Israel’s at 60 and a Poem for Peace for Both Israel and Palestine
May 6, 2008
Marjorie Stamm Rosenfeld
Beneath the Holy Land,
where even water wars are fought,
the troubled springs run deep.
And water, which has properties
to wear on stone, has split the rock.
Lord . . .
About suffering, Stefan Grass said,
“Suffering is like salt, bitter in a glass.
Become a lake instead—then sip the water.
You’ll see how sweet it tastes,
with hardly any hint of bitterness.”
(The Jaffa oranges are sweet
and bigger than grenades.
We’ve moved our fences farther in.
Our neighbors claim the land we left,
Beside the still waters . . .
where a young man opens up his coat,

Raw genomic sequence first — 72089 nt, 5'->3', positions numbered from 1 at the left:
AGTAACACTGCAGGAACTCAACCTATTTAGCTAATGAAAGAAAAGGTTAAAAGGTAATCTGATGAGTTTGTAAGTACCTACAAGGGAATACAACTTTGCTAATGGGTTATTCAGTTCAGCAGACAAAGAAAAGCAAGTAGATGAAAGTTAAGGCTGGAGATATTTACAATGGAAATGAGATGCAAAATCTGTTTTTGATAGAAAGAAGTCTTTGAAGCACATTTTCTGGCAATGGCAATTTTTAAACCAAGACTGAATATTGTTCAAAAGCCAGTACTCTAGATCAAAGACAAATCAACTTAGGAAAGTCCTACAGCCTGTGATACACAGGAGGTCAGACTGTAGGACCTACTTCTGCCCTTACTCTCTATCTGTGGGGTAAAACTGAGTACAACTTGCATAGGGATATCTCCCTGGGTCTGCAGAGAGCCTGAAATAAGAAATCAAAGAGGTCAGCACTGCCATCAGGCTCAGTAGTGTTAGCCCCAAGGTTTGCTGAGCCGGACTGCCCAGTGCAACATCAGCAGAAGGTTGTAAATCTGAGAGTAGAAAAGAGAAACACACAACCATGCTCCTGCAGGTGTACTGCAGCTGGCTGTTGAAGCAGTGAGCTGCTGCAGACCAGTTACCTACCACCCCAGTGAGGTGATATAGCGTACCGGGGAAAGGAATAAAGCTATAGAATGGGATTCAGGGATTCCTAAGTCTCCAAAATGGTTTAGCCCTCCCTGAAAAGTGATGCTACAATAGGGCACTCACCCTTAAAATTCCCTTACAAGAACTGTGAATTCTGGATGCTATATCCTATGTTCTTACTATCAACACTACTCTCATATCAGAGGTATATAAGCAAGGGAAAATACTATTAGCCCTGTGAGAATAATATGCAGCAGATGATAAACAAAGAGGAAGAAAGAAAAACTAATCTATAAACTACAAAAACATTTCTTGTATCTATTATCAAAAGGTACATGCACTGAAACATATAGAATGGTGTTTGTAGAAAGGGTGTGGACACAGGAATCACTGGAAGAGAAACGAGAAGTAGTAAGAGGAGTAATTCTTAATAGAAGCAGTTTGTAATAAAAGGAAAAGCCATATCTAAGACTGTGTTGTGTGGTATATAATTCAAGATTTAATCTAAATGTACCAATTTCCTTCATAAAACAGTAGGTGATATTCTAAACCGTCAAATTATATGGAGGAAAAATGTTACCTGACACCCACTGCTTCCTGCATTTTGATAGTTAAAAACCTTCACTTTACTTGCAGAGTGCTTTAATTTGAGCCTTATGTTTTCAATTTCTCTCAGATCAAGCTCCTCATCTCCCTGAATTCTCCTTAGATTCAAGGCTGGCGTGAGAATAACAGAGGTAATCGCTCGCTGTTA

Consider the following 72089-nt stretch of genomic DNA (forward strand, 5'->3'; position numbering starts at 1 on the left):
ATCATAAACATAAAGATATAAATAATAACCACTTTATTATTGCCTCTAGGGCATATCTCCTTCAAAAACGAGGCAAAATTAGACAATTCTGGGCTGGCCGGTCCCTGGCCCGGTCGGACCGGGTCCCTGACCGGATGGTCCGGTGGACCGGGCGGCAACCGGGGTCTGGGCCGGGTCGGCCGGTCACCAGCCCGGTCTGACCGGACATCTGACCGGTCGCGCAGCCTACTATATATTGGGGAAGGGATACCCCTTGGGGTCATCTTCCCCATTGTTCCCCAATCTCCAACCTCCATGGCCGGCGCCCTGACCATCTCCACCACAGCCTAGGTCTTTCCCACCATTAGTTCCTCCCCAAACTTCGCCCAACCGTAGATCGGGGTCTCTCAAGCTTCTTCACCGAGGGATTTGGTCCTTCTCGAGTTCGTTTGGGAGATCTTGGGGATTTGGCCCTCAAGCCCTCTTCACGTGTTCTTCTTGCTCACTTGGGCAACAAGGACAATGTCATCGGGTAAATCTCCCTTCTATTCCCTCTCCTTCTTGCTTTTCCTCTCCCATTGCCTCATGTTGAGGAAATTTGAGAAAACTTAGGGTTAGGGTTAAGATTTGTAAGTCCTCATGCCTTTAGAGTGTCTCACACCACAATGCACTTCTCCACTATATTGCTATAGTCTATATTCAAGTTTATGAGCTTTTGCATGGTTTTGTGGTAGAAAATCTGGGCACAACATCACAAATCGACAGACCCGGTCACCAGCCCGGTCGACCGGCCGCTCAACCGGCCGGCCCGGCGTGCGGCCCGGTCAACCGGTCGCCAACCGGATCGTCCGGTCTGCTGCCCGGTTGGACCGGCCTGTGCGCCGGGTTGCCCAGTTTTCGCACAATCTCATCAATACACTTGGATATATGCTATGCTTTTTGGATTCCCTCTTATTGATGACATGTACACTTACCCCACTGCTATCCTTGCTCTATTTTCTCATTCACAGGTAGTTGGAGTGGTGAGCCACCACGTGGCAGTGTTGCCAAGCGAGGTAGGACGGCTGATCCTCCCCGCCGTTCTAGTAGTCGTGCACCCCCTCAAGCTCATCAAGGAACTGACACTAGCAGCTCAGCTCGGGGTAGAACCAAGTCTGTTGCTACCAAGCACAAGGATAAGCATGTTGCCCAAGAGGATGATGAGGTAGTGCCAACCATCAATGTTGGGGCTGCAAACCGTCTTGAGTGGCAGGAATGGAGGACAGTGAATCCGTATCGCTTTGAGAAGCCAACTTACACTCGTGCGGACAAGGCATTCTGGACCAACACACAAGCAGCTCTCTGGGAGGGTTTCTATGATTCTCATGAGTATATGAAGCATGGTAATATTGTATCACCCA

says to the girl behind the counter,
Know what this is?
so like the exhibitionist
who bares his misused, misplaced
instrument of love
He maketh me to lie down . . .
In green pastures
tents of Palestinians
are buffeted by angry winds,
their throats are parched.
The houses of the Palestinians collapse.
In the house of the Lord,
another scene: From one side
comes a swarthy man and from the other,
one more swarthy man—
sons of the same father.
They face off, raise their instruments,
and aim. Which will give ground?
Which strike the other first?
Raging thirst propels them.
Nearby the only lake
that’s fresh and clear
is Lake Tiberius,
called the Sea of Galilee.
It, too, is troubled water.
Further south, the sea is dead
and full of salt. How many
Abrahamic sons must fall?
that used to roam
the Russian Steppes are here.)
Through the valley of the shadow,
a great tree arches over the River Jordan.
It is the tree of the Jewish people.
It is the tree of the Palestinian people.
Its leaves shudder in the wind,
on every leaf a name.
*Hebrew word for “Thirst”
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